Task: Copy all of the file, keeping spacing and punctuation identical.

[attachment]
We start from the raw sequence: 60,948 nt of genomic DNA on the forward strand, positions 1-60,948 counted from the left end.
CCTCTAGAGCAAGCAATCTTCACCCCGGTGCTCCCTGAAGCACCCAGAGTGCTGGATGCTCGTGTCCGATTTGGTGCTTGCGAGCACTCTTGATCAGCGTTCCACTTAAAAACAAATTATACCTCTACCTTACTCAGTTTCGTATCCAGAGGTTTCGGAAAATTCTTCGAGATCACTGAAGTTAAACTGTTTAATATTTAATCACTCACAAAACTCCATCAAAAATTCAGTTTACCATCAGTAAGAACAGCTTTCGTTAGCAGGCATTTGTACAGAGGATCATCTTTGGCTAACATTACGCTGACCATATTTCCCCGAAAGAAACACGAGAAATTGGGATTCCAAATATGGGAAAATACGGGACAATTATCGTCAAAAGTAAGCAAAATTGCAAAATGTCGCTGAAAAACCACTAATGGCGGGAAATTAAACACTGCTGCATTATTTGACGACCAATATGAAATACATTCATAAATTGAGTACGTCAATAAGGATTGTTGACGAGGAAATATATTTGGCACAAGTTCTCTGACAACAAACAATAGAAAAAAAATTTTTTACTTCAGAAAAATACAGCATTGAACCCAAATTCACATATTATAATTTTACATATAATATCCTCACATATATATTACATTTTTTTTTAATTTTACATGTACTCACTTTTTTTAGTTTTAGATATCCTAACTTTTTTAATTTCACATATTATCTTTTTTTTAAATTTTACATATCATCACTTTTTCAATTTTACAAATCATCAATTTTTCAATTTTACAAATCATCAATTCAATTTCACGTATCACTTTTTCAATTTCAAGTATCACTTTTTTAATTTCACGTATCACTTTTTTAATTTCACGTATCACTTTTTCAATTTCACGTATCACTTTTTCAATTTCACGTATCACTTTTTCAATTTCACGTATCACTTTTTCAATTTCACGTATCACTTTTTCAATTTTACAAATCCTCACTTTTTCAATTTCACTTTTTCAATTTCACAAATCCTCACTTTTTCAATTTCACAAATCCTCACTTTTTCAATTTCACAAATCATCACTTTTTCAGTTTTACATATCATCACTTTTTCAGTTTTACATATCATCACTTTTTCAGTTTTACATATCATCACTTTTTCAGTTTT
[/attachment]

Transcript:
We start from the raw sequence: 60,948 nt of genomic DNA on the forward strand, positions 1-60,948 counted from the left end.
CCTCTAGAGCAAGCAATCTTCACCCCGGTGCTCCCTGAAGCACCCAGAGTGCTGGATGCTCGTGTCCGATTTGGTGCTTGCGAGCACTCTTGATCAGCGTTCCACTTAAAAACAAATTATACCTCTACCTTACTCAGTTTCGTATCCAGAGGTTTCGGAAAATTCTTCGAGATCACTGAAGTTAAACTGTTTAATATTTAATCACTCACAAAACTCCATCAAAAATTCAGTTTACCATCAGTAAGAACAGCTTTCGTTAGCAGGCATTTGTACAGAGGATCATCTTTGGCTAACATTACGCTGACCATATTTCCCCGAAAGAAACACGAGAAATTGGGATTCCAAATATGGGAAAATACGGGACAATTATCGTCAAAAGTAAGCAAAATTGCAAAATGTCGCTGAAAAACCACTAATGGCGGGAAATTAAACACTGCTGCATTATTTGACGACCAATATGAAATACATTCATAAATTGAGTACGTCAATAAGGATTGTTGACGAGGAAATATATTTGGCACAAGTTCTCTGACAACAAACAATAGAAAAAAAATTTTTTACTTCAGAAAAATACAGCATTGAACCCAAATTCACATATTATAATTTTACATATAATATCCTCACATATATATTACATTTTTTTTTAATTTTACATGTACTCACTTTTTTTAGTTTTAGATATCCTAACTTTTTTAATTTCACATATTATCTTTTTTTTAAATTTTACATATCATCACTTTTTCAATTTTACAAATCATCAATTTTTCAATTTTACAAATCATCAATTCAATTTCACGTATCACTTTTTCAATTTCAAGTATCACTTTTTTAATTTCACGTATCACTTTTTTAATTTCACGTATCACTTTTTCAATTTCACGTATCACTTTTTCAATTTCACGTATCACTTTTTCAATTTCACGTATCACTTTTTCAATTTCACGTATCACTTTTTCAATTTTACAAATCCTCACTTTTTCAATTTCACTTTTTCAATTTCACAAATCCTCACTTTTTCAATTTCACAAATCCTCACTTTTTCAATTTCACAAATCATCACTTTTTCAGTTTTACATATCATCACTTTTTCAGTTTTACATATCATCACTTTTTCAGTTTTACATATCATCACTTTTTCAGTTTT